Due to colonization by the British Empire and subsequent immigration waves and territory adjustments, South Africa is ethnically, religiously, linguistically, and culturally diverse. Although originally settled by speakers of the Khosian language, South Africa was populated mainly by Bantu, who migrated from central Africa. The Nguni joined these two groups in 1488, around the time the Portuguese arrived on the Cape of Good Hope. Permanent European settlement began in 1652, when the Dutch East India Company established a trading post, and over the next few decades, French, Dutch and German settlers arrived. These three groups combined to form the Afrikaner or Boer ethnic group. In the 18th and 19th century, the Boers came into conflict with the native populations as well as the British, who had gained control of the country. Although Boer republics were established, by the late 1800s, early 1900s, the republics were subsumed into the British Empire after several conflicts.
Lay of the Land: The Republic of South Africa sprawls across the foot of the African continent. The Indian Ocean washes the east coast of the country, and the Atlantic borders the west coast. The two oceans merge south of the port city of Cape Town.
South Africa has been populated for thousands of years, most notably by speakers of the Khosian language, who continue to inhabit the western part of the country. The Bantu make up the largest part of South African’s population today, and migrated southward from central Africa, settling in the Transvaal region sometime before 100 AD.
Diplomatic relations between the US and South Africa were begun in 1799, when an American consulate was opened in Cape Town.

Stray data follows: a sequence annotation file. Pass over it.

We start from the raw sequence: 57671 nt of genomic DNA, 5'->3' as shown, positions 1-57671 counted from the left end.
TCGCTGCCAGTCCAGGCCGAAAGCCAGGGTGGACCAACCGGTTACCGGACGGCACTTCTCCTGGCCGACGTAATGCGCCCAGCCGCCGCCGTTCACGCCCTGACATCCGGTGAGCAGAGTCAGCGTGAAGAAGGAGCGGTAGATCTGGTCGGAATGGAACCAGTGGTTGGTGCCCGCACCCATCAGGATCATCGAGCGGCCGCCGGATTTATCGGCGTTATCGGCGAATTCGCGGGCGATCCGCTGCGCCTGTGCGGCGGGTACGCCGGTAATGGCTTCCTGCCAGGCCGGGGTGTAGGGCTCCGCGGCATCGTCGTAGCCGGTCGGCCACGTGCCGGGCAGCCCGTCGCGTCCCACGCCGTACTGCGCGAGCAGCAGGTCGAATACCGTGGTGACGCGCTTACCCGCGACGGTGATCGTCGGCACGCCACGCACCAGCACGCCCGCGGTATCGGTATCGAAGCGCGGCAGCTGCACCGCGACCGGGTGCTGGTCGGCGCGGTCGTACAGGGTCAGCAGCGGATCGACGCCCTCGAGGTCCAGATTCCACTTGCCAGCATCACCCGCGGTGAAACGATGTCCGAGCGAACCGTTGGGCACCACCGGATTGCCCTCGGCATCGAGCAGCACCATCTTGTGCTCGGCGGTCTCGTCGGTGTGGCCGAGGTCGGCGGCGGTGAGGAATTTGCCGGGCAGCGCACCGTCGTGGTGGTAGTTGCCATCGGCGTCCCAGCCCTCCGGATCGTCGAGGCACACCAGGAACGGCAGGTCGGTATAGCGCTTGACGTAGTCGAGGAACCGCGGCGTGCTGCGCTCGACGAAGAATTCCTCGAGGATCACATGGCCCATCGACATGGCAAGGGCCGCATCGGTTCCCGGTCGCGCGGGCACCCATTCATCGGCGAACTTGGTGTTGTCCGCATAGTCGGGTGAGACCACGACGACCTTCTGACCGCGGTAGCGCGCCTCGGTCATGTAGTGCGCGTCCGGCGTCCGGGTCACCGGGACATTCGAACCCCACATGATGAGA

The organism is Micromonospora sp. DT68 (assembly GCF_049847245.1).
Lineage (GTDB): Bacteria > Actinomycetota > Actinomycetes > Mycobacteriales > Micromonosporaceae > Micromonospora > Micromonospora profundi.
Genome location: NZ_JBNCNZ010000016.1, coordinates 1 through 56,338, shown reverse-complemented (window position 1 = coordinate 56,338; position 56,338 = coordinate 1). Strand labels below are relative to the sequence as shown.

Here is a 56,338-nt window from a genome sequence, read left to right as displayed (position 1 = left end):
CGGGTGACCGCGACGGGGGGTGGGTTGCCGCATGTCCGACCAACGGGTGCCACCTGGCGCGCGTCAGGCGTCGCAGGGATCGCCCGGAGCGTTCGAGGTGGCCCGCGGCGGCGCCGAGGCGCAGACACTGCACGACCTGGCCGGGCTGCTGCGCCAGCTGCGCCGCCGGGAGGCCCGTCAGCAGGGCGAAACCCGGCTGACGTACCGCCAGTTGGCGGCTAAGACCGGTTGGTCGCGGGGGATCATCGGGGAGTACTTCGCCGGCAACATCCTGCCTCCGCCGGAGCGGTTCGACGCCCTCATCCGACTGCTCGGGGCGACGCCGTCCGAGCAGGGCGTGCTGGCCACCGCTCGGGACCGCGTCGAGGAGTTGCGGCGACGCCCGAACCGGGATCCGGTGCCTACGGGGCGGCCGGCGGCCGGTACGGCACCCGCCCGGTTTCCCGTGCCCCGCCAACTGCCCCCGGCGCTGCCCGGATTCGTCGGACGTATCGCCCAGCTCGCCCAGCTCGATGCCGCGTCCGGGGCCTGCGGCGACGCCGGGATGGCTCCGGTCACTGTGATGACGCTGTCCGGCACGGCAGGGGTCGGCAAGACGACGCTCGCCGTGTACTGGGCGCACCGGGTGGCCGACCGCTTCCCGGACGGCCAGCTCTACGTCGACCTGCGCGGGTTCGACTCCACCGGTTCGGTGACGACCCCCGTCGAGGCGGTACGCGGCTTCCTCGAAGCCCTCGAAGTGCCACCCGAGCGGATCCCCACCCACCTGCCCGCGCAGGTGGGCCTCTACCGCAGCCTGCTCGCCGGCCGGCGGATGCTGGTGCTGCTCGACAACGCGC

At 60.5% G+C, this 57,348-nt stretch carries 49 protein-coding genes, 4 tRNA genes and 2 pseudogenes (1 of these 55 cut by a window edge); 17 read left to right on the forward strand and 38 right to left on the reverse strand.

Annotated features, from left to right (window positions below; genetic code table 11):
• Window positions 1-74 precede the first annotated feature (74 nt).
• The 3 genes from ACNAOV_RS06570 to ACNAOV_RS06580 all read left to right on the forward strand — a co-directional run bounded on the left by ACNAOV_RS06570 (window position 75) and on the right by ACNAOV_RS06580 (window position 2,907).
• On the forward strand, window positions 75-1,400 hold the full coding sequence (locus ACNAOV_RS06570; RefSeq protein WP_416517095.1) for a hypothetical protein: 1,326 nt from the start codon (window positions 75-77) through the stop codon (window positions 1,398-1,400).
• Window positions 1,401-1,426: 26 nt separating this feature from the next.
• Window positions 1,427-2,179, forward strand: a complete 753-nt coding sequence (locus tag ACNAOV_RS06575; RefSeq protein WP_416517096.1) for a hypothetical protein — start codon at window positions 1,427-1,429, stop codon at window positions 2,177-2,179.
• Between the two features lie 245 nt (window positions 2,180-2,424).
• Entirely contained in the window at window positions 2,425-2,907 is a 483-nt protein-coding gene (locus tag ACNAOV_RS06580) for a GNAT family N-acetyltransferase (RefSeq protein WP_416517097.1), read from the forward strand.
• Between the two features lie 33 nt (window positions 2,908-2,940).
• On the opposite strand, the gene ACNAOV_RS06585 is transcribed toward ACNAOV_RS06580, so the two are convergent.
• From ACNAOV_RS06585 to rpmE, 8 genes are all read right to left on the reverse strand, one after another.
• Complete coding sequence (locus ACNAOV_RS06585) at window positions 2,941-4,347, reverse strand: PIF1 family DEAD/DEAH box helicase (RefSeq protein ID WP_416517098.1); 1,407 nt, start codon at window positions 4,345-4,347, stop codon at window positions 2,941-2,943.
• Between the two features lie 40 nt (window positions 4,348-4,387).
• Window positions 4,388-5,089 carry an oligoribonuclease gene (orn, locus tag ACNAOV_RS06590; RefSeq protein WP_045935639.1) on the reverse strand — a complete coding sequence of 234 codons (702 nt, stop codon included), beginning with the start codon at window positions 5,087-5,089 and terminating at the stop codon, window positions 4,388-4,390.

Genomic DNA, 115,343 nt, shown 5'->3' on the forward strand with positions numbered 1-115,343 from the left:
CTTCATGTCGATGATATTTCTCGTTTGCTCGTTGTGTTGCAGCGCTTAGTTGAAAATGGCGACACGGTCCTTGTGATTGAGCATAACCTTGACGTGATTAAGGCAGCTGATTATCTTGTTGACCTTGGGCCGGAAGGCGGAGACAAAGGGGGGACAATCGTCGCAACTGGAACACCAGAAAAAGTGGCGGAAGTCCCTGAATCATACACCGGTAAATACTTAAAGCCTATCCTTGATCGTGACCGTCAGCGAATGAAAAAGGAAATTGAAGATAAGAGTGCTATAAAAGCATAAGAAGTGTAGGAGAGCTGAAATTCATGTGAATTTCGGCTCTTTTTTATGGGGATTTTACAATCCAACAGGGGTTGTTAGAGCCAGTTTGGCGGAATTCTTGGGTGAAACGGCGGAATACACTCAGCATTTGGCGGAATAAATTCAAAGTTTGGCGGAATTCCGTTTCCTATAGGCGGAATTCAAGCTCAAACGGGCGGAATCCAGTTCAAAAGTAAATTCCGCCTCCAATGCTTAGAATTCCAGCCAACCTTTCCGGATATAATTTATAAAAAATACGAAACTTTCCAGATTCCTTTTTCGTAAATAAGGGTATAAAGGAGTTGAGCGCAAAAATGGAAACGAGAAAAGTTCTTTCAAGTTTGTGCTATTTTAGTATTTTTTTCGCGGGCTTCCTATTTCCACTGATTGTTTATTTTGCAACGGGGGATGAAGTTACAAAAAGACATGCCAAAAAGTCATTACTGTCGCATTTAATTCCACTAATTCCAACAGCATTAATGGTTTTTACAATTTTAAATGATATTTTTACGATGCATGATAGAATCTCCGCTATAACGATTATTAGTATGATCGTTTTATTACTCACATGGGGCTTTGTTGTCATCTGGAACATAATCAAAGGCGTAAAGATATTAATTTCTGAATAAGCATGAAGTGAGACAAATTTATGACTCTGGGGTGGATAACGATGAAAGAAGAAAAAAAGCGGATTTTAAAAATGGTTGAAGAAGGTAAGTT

Current relations between the US and South Africa are comfortable. The two countries cooperate on a number of key issues, including counter-terrorism, fighting HIV/AIDS, and military relations. The two countries also enjoy strong economic and trade relations, and through the US Agency for International Development (USAID), the US provides development assistance to South Africa.
US imports from South Africa are led by two billion-dollar items: precious metals and diamonds. From 2004 to 2008, precious metals rose from $1.7 billion to $2.97 billion, and gem diamonds (uncut or unset), went up from $754 million to $1 billion.
US Africa Command Raises Controversy
According to the State Department, “South African police used lethal force during apprehensions which resulted in a significant number of deaths. Some police officers reportedly tortured, beat, raped, and otherwise abused suspects. Police torture and abuse allegedly occurred during interrogation, arrest, detention, and searches of persons’ homes. There was a 13 percent increase in the number of deaths as a result of police action in 2008. Police forcibly dispersed demonstrators on several occasions during 2008, resulting in injuries. Incidents of police harassment against foreigners continued, particularly during coordinated police raids in areas where foreign nationals resided. There were allegations of police abuse during sweeps and home searches and other criticisms against government legislation and practices.
Ralph J. Totten
Appointment: Dec 19, 1929
Presentation of Credentials: Feb 18, 1930
Termination of Mission: Promoted to Envoy Extraordinary and Minister Plenipotentiary
Note: Commissioned to the Union of South Africa.
Prior to becoming South Africa’s ambassador to the United States in July 2010, Ebrahim Rasool was in the thick of his country’s politics. The Muslim leader spent years fighting the apartheid government and eventually rose to become a regional governor, during which he reportedly paid journalists to write friendly articles about his leadership. According to a U.S. State Department cable released by WikiLeaks, Rasool introduced himself to U.S. ambassador Don Gips as “a non-violent Islamic militant, a non-fundamentalist revolutionary, and a non-extremist radical.”
South African officials can take solace in knowing the new U.S. ambassador to their country at least has a direct line to President Barack Obama. For what Donald H. Gips lacks in experience as a diplomat or involvement in South African affairs is made up for in his close relationship with the president, for whom he has raised substantial sums of money and offered critiques on such personal matters as the president’s best-selling memoir.
While still at Level 3, Gips joined in 2004 the board of directors ofMindspeed Technologies, Inc.,
a supplier of semiconductors for network infrastructure and consumer premise equipment applications.